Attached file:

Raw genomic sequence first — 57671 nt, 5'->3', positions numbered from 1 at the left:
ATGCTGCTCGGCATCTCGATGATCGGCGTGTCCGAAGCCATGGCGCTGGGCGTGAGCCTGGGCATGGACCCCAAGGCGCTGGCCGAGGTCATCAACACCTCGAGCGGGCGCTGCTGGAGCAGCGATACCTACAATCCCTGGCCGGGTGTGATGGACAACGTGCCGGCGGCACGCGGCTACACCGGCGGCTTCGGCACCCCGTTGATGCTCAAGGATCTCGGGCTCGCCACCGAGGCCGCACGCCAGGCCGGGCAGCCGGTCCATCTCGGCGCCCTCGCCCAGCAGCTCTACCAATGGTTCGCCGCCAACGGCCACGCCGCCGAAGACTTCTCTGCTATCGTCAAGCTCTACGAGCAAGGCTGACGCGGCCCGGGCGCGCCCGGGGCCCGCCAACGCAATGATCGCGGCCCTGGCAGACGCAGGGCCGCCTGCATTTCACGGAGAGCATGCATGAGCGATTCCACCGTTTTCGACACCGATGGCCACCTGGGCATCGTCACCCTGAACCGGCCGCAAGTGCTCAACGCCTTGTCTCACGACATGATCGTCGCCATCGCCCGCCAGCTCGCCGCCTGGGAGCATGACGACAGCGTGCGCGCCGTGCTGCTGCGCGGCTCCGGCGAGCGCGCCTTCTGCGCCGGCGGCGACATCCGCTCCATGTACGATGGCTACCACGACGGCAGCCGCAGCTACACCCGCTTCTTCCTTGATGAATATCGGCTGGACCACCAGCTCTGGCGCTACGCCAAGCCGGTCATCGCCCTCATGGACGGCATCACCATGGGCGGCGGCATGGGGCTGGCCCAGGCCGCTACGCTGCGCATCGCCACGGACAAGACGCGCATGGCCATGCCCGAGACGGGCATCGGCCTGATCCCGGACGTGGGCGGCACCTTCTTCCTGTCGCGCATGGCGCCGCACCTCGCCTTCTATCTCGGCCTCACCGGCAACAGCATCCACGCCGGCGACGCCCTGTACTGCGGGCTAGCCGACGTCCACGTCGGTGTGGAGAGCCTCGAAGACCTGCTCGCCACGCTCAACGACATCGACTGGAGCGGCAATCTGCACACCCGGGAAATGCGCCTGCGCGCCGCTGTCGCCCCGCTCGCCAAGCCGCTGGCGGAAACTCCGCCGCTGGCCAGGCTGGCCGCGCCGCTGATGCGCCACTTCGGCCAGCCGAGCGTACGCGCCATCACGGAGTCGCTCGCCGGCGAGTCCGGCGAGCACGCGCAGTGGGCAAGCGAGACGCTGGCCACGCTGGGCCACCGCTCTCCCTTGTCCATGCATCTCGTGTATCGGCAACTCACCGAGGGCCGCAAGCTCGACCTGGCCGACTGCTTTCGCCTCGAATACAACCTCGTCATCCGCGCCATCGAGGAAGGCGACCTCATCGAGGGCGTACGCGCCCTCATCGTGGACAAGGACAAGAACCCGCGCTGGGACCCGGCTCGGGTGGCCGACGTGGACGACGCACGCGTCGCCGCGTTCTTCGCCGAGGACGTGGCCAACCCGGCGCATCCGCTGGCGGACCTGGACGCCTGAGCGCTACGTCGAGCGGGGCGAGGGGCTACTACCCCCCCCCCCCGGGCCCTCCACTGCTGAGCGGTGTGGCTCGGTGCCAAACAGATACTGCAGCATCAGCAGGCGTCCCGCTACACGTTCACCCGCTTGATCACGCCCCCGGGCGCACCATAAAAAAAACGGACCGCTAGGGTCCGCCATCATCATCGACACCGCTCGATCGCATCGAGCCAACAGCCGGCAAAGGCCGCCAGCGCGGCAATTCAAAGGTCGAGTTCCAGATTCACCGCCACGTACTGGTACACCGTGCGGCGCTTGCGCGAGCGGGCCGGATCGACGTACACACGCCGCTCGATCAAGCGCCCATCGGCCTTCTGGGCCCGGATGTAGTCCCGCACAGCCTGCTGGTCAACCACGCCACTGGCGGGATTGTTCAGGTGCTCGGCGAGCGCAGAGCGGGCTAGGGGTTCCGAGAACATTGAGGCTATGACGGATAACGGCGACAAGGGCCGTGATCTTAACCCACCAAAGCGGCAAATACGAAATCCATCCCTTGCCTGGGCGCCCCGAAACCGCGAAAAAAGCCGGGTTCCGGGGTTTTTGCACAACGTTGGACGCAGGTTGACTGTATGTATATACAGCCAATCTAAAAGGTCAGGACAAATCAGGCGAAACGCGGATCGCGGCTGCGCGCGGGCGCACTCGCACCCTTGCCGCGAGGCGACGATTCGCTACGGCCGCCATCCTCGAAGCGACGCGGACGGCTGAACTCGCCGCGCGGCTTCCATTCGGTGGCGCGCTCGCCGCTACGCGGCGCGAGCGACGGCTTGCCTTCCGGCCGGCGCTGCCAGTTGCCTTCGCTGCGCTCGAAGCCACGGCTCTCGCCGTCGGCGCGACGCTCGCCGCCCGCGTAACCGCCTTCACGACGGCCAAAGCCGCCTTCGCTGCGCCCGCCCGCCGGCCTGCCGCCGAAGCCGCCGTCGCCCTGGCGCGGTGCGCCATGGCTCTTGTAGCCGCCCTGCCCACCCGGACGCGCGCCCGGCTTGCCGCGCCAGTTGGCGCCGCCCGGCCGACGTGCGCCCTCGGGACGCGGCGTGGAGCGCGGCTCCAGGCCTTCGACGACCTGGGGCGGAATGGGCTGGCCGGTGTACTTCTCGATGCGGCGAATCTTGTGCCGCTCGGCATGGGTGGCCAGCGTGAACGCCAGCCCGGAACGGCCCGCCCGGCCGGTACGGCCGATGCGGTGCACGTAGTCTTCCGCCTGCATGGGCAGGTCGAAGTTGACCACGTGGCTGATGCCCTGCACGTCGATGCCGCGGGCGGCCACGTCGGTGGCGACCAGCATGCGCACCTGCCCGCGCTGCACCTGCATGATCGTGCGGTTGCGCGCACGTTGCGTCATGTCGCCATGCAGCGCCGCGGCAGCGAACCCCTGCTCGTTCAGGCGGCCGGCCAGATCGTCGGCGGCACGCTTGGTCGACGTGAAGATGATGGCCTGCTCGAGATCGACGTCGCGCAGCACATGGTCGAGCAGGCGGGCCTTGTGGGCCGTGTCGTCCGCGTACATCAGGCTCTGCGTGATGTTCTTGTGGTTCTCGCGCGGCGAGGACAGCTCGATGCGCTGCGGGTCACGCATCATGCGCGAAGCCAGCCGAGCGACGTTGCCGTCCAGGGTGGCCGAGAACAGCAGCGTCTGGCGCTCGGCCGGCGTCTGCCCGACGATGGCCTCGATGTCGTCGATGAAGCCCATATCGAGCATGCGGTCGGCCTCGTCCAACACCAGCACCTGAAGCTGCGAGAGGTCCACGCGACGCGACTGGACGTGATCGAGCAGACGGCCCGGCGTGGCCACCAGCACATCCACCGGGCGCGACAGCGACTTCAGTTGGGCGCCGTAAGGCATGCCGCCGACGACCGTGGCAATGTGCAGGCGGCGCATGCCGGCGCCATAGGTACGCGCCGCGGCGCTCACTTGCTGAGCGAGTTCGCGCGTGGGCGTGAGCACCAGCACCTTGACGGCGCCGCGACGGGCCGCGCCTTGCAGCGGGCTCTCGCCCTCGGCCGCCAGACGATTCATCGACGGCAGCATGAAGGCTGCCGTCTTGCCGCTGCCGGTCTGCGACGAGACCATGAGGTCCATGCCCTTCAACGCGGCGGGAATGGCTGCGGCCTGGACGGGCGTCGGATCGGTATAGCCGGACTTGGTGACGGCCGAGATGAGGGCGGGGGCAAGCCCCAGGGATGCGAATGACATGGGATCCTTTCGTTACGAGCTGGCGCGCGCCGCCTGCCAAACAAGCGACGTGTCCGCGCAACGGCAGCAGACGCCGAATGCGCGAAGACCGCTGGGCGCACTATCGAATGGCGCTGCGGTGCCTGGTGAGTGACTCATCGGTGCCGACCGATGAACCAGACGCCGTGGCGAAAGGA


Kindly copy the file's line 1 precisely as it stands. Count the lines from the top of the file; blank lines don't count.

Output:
Raw genomic sequence first — 57671 nt, 5'->3', positions numbered from 1 at the left: